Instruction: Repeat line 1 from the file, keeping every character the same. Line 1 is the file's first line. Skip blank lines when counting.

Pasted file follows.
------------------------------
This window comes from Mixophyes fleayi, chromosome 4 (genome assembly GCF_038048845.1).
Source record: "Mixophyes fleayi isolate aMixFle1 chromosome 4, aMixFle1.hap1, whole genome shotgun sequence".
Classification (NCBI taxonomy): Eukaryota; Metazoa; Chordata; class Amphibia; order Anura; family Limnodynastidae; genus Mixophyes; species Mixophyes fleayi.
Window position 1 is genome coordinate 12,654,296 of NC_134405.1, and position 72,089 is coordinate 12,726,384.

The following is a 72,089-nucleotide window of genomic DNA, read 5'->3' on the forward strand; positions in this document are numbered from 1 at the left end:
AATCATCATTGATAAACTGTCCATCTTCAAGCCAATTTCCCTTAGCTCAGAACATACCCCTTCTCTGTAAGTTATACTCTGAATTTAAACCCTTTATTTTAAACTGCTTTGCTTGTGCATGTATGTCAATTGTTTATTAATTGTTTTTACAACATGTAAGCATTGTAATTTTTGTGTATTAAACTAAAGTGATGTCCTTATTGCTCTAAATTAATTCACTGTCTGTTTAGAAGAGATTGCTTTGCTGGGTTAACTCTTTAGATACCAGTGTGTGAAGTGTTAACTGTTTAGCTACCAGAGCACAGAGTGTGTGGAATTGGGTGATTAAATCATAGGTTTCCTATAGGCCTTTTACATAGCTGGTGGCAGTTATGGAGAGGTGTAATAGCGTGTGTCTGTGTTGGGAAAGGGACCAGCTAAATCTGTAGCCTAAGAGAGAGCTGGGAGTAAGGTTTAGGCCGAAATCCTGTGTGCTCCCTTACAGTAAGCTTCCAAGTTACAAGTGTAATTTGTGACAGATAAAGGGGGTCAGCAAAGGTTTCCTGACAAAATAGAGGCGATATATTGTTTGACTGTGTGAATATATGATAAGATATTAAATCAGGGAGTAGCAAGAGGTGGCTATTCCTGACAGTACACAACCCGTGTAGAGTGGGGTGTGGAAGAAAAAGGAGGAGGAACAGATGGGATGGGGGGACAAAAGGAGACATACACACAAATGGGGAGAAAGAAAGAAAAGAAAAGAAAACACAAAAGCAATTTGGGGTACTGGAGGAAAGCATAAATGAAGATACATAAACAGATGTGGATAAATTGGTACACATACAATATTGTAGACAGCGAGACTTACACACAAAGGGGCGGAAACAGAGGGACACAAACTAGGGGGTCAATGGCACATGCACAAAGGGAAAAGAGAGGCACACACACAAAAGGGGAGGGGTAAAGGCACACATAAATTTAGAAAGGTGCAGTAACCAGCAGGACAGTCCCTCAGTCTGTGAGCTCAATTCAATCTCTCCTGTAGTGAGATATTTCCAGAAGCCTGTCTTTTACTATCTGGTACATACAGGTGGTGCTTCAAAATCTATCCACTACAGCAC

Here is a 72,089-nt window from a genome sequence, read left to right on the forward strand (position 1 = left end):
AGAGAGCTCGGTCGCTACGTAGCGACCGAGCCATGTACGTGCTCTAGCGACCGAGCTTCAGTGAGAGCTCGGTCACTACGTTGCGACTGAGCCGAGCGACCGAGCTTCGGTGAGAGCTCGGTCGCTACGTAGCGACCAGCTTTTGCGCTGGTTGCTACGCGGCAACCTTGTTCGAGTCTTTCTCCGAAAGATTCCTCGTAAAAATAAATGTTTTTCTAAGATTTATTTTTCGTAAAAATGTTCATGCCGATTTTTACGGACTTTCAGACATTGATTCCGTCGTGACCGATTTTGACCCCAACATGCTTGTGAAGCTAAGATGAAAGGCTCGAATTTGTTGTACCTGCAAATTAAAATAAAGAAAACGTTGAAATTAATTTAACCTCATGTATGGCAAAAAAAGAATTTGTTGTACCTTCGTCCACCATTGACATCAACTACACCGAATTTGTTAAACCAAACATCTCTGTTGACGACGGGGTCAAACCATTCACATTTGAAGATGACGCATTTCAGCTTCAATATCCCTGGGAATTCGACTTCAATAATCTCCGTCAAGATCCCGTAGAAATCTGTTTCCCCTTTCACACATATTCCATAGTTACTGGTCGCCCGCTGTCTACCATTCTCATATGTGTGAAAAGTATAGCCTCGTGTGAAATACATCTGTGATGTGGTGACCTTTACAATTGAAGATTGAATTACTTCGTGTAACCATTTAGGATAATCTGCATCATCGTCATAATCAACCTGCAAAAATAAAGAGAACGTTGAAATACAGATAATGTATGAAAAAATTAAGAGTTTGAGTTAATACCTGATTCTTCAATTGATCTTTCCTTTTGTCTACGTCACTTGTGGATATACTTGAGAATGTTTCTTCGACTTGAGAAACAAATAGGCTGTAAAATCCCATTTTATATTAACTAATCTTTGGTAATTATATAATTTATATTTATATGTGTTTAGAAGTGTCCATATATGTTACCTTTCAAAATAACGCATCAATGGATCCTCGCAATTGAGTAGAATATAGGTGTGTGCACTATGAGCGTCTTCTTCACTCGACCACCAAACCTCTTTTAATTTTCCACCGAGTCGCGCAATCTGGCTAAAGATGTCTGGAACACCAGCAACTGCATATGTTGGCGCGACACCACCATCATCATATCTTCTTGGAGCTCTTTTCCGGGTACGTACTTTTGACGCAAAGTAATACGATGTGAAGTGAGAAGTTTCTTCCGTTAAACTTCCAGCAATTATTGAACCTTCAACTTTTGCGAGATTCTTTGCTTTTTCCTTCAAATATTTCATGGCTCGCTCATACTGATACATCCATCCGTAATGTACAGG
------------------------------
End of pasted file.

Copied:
This window comes from Mixophyes fleayi, chromosome 4 (genome assembly GCF_038048845.1).